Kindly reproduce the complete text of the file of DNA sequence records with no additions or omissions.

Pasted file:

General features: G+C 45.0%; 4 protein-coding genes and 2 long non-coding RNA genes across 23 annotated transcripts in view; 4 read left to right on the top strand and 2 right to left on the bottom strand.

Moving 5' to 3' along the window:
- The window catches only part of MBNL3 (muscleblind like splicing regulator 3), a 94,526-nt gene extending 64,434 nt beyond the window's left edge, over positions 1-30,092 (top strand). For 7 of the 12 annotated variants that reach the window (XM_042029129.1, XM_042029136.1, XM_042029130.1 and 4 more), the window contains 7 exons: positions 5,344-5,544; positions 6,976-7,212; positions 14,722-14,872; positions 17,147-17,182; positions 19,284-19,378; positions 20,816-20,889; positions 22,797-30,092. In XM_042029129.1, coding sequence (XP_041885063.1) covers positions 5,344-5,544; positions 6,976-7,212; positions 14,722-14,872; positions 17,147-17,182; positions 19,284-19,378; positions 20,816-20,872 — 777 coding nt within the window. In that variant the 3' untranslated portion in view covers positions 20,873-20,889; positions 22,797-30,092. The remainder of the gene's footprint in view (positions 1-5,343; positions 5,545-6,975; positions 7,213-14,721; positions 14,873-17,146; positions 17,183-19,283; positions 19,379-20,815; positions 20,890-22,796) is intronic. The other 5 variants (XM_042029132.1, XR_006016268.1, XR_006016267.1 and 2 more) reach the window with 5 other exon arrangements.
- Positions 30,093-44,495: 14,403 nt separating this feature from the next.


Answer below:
General features: G+C 45.0%; 4 protein-coding genes and 2 long non-coding RNA genes across 23 annotated transcripts in view; 4 read left to right on the top strand and 2 right to left on the bottom strand.

Moving 5' to 3' along the window:
- The window catches only part of MBNL3 (muscleblind like splicing regulator 3), a 94,526-nt gene extending 64,434 nt beyond the window's left edge, over positions 1-30,092 (top strand). For 7 of the 12 annotated variants that reach the window (XM_042029129.1, XM_042029136.1, XM_042029130.1 and 4 more), the window contains 7 exons: positions 5,344-5,544; positions 6,976-7,212; positions 14,722-14,872; positions 17,147-17,182; positions 19,284-19,378; positions 20,816-20,889; positions 22,797-30,092. In XM_042029129.1, coding sequence (XP_041885063.1) covers positions 5,344-5,544; positions 6,976-7,212; positions 14,722-14,872; positions 17,147-17,182; positions 19,284-19,378; positions 20,816-20,872 — 777 coding nt within the window. In that variant the 3' untranslated portion in view covers positions 20,873-20,889; positions 22,797-30,092. The remainder of the gene's footprint in view (positions 1-5,343; positions 5,545-6,975; positions 7,213-14,721; positions 14,873-17,146; positions 17,183-19,283; positions 19,379-20,815; positions 20,890-22,796) is intronic. The other 5 variants (XM_042029132.1, XR_006016268.1, XR_006016267.1 and 2 more) reach the window with 5 other exon arrangements.
- Positions 30,093-44,495: 14,403 nt separating this feature from the next.